About every 6 weeks, some of us have to go to Nairobi to bring us back precious resources that we can’t find in the Mara (e.g. LN2 for our samples) and vital for researchers (e.g. cheese, Nutella, green apples, etc.).
A couple months ago, it was Ashlei’s and Chase’s turn to go. So, I was the only mzungu* left in camp. Also, Joseph (Kenya’s best cook) had left to visit his family. Sad, sad days…
One afternoon, I was working at my desk in my tent when I heard some fuss in camp coming from “the guys’ tents”.
My cozy work space, even cozier when it’s not 35°C inside
Now that I have presented the setting, let me introduce the protagonists (in order of apparition):
So, I was hearing some fuss coming toward my cozy tent. A few seconds later came a poor female warthog harassed by Maasai dogs. For their behalf, they are not really fed by people around here, so they need to eat what they can find, eh. Note that the pictured dog (who was probably not part of the hunting party) has found it safer to beg at our table with her cute little face. It works.
Anyway, I found the warthog chase by my tent very cool, but was not quick enough to get a picture with my phone and they were gone by the time I got outside my tent.
Here comes the stupid postdoc. I could still hear the barking dogs not far from my tent. I kind of knew that a warthog could be a little bit angry sometimes, but I figured that the poor beast would have enough on her plate (i.e. saving herself) and would not notice me. Besides, I could also hear the guys (Chief, Benson, Wilson and Samwell) coming from the same direction, so no big deal, if they could be there, so could I (as I said, stupid). And so I went on the driveway (right by my tent) to see what was going on and if I could get a cool picture.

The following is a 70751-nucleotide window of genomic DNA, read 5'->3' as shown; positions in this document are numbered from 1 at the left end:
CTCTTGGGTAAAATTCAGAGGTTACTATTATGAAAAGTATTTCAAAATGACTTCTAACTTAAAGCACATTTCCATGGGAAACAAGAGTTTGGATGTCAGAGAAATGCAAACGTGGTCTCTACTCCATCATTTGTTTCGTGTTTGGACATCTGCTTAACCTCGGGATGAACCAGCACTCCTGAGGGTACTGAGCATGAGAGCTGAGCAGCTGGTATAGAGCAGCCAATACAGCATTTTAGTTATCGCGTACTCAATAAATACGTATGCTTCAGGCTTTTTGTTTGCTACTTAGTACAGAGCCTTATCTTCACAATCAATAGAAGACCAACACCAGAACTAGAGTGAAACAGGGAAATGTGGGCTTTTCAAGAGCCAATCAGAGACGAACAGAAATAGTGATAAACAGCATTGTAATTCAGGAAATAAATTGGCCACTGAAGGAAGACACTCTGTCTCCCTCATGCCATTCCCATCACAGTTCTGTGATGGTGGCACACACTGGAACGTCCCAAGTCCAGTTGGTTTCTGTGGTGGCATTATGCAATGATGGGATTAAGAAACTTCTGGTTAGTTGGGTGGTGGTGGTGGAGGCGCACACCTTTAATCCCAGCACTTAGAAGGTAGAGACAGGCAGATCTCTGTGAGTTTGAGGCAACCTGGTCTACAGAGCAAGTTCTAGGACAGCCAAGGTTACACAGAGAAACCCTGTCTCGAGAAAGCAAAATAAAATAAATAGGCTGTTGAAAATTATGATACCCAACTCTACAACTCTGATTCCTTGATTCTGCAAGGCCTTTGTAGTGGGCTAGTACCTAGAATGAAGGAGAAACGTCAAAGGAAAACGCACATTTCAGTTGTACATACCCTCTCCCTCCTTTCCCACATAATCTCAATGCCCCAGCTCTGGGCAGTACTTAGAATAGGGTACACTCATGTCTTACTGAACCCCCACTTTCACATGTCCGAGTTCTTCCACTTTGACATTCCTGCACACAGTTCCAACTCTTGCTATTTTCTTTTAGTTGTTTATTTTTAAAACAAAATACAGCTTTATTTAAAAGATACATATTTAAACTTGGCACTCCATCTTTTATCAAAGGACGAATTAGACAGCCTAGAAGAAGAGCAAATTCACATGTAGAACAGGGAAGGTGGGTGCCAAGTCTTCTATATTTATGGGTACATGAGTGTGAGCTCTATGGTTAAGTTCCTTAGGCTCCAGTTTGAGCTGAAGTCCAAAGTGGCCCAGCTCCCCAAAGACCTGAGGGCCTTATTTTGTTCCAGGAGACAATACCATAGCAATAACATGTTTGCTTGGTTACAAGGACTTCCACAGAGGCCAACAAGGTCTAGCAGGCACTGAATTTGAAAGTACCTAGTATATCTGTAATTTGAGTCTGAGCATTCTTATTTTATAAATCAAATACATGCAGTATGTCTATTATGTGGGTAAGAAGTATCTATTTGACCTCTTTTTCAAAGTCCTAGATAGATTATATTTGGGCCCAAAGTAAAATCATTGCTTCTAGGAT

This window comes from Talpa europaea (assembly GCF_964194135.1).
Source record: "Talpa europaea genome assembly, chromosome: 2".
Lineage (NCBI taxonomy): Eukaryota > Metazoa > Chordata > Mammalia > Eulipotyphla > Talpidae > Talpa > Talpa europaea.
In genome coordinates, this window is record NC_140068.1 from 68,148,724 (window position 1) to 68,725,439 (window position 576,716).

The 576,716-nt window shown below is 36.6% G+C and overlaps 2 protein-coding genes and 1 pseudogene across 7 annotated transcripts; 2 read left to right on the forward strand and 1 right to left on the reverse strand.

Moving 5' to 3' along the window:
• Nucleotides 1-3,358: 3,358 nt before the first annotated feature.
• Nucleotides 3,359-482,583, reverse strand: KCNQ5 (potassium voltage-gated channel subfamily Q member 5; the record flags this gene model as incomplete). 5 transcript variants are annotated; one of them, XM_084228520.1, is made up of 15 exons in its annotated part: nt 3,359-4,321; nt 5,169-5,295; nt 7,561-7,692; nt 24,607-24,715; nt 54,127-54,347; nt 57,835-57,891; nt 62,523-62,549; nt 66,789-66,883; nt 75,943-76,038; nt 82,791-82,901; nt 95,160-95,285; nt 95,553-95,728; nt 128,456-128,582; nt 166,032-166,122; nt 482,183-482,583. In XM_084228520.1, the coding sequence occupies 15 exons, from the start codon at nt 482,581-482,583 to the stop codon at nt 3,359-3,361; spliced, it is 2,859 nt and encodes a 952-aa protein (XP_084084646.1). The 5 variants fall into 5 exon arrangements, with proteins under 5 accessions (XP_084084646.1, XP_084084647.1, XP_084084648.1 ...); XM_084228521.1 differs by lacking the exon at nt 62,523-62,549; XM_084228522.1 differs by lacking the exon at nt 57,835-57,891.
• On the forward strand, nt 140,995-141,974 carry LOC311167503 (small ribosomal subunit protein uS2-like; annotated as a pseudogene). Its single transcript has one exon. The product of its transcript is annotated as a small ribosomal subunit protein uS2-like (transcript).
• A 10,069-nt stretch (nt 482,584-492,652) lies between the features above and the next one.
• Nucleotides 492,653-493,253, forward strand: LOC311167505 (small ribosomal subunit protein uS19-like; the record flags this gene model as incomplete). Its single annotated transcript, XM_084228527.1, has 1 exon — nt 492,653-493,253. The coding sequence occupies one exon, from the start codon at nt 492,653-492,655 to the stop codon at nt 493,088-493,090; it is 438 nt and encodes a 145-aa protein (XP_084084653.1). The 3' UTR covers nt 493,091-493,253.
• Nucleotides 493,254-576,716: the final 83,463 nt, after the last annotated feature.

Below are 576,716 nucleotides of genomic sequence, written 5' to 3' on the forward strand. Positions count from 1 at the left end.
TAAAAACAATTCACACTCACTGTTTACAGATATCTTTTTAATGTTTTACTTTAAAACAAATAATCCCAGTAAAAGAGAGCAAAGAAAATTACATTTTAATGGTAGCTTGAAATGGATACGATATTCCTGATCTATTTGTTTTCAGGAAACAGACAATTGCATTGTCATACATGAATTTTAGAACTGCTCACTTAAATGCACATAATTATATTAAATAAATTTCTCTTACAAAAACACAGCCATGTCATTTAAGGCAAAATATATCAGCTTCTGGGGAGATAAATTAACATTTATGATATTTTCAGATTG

BUT (there is always a but), meanwhile, the guys were trying to save the warthog from the dogs in a mad chase that lead them to a resting lion in a bush by Kay’s tent (the other side of camp). Uh oh.
The lion did not like it very much. He ran away and, as result, was getting closer to the busiest part of camp.
On the other side, I was standing in the driveway not knowing what was happening (looking stupid with my smartphone in hand). I saw Samwell running toward the kitchen, and kept running when I called him. That gave away my position to the guys who were on the other side of the driveway behind some bush.
That’s when I heard one of the guys crying “Agaaaaaathe” (my name) and saw a roaring lion running past me toward the solar tent (the center of our camp). Unfortunately I was too surprised to get a picture.
A few seconds later, Wilson emerged from the bushes, panting, kisu in hand (the big knife he’s sharpening on the picture above):
Wilson: “Are you ok? Go to your tent! There is a lion in camp.”
Me: “What’s happening? Don’t kill him!”
Wilson: “I won’t! I’m saving you!”
And so I was quarantined to my tent for half an hour, when I decided it sounded calm enough to go out (meanwhile I had texted everyone and called Ashlei and Chase in Nairobi to brag and tell them that I was standing not 10m/32ft from a roaring lion). I sought out the guys to know what had just happened.
Poor Wilson almost had a heart attack because from where he was (behind the lion, chasing) he could see me standing on the driveway and I was, for a time, on the big cat’s trajectory. He veered off at the last second, obviously. Benson told me later that a cornered lion can run someone over if he’s trying to escape, so they were a bit worried when they heard I was around.
Finally, here is the only picture of the lion I could get:
|The runaway lion’s footprint, by Wilson’s tent|
Long story short, everyone was fine (including Samwell) and the warthog was saved from the dogs. They only got a small taste of the warthog’s juicy butt. I became famous for a day as “the mzungu who was almost killed by a lion” (not quite, but I did not disagree with the guy’s version of the story…).